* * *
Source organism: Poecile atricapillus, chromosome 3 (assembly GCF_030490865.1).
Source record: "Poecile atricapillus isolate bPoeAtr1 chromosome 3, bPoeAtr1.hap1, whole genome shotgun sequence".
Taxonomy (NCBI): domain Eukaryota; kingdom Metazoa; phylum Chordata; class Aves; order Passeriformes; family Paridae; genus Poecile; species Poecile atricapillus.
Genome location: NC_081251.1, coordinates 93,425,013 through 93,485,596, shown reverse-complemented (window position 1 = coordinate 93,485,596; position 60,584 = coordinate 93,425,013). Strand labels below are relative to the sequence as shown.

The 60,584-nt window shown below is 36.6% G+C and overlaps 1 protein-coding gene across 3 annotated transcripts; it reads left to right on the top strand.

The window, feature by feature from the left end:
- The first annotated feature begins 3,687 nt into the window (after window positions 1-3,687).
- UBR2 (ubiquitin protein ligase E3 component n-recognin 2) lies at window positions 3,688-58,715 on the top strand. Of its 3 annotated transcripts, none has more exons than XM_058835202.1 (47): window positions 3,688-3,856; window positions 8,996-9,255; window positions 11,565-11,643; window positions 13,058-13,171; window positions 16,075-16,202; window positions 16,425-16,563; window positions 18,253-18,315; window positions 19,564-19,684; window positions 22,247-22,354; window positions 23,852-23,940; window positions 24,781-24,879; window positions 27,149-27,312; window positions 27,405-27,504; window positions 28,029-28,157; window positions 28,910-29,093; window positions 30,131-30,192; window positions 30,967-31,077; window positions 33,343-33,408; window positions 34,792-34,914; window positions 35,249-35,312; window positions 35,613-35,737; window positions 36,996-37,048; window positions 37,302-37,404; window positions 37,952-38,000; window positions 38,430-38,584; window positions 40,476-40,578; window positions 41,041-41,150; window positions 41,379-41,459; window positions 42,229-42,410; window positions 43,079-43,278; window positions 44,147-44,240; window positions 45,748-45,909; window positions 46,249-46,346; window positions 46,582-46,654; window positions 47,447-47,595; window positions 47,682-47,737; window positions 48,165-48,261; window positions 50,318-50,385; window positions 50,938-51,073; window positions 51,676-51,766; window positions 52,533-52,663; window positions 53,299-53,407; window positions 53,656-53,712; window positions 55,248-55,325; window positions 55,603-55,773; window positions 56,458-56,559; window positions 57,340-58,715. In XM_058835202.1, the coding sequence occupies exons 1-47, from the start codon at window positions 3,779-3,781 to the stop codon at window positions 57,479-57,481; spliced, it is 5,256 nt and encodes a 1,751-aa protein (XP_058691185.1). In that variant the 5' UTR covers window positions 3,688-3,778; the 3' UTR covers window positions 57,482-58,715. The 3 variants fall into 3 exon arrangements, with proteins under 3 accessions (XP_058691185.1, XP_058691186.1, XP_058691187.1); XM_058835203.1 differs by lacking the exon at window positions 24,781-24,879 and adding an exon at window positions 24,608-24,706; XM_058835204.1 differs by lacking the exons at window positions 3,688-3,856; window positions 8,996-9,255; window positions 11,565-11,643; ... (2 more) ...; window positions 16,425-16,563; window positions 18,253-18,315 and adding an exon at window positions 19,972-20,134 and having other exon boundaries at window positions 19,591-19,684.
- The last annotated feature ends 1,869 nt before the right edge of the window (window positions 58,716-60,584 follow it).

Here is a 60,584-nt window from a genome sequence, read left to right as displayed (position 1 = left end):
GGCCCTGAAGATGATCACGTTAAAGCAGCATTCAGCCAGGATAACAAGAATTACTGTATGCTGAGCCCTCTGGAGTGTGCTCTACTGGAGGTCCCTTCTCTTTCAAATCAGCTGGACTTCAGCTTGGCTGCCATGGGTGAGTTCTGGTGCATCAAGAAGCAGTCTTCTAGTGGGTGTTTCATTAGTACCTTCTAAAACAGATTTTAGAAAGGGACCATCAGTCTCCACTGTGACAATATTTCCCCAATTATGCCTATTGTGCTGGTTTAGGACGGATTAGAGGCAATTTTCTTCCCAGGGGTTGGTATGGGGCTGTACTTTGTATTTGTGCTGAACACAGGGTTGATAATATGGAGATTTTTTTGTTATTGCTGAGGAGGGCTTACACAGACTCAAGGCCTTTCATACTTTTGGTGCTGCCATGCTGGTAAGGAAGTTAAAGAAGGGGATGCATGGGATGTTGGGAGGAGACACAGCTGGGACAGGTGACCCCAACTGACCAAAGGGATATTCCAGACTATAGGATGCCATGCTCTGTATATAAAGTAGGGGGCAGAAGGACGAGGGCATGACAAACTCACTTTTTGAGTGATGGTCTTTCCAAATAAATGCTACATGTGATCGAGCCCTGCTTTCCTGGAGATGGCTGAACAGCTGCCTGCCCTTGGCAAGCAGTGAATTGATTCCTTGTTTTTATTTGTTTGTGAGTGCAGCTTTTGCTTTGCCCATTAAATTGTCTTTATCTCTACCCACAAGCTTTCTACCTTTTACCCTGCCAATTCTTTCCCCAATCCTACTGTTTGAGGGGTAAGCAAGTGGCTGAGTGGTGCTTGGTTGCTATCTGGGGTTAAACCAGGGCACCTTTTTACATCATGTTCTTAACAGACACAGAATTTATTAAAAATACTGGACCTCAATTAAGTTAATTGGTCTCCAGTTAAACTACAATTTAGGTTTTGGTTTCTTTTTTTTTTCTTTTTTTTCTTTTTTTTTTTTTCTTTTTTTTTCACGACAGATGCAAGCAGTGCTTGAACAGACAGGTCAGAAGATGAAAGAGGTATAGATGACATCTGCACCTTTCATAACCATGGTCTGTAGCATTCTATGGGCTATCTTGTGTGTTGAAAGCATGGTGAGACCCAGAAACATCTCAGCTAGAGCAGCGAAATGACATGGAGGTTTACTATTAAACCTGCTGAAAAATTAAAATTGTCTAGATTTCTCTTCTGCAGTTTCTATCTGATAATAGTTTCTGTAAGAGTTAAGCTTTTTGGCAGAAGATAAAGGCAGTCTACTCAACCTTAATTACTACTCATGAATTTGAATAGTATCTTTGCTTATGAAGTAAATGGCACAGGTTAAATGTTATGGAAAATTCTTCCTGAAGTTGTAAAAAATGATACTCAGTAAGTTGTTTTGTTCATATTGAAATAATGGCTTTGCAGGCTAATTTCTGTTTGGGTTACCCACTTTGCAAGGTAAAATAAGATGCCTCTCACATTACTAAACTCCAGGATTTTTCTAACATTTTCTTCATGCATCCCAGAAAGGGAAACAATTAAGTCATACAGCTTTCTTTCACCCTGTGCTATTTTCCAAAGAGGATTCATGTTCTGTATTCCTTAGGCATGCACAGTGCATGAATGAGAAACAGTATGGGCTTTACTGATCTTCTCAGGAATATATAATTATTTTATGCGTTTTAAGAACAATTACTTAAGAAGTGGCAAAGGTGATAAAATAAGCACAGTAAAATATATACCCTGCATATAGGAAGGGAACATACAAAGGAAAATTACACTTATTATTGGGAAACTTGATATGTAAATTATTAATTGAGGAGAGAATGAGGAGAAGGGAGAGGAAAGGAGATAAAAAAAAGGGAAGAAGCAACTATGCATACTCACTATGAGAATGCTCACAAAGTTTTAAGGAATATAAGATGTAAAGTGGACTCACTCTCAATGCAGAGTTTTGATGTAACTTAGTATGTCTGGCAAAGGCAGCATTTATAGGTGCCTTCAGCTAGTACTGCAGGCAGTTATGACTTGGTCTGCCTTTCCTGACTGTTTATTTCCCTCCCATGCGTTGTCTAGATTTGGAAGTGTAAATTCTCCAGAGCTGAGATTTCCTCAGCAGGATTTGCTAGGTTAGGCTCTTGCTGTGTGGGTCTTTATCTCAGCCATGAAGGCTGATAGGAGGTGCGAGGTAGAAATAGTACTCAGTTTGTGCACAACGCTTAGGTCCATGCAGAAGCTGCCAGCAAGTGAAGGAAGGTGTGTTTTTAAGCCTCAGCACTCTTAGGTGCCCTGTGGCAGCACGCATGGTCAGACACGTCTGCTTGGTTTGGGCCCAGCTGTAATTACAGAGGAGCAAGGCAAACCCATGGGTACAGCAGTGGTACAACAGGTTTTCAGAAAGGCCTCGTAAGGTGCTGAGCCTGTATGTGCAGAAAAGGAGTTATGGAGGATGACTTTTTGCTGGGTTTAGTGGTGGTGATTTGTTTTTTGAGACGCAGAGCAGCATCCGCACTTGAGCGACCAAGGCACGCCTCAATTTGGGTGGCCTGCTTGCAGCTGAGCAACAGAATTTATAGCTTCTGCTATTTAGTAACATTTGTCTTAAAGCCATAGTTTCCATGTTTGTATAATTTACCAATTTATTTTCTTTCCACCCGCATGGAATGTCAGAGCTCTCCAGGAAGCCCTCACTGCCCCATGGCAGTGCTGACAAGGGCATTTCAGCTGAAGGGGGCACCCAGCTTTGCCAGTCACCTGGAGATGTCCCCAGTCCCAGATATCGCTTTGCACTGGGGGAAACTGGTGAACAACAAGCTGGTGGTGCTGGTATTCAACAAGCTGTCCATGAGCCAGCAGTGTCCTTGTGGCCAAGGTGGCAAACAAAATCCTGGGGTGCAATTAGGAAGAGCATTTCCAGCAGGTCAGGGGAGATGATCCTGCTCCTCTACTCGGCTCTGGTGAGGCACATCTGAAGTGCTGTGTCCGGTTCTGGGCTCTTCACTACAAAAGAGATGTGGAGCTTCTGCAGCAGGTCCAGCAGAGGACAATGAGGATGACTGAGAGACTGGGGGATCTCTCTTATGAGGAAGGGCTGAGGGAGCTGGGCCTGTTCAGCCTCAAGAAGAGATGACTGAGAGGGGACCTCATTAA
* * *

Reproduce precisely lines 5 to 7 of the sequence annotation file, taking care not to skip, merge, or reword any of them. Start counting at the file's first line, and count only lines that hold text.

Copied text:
The 60,584-nt window shown below is 36.6% G+C and overlaps 1 protein-coding gene across 3 annotated transcripts; it reads left to right on the top strand.

The window, feature by feature from the left end:
- The first annotated feature begins 3,687 nt into the window (after window positions 1-3,687).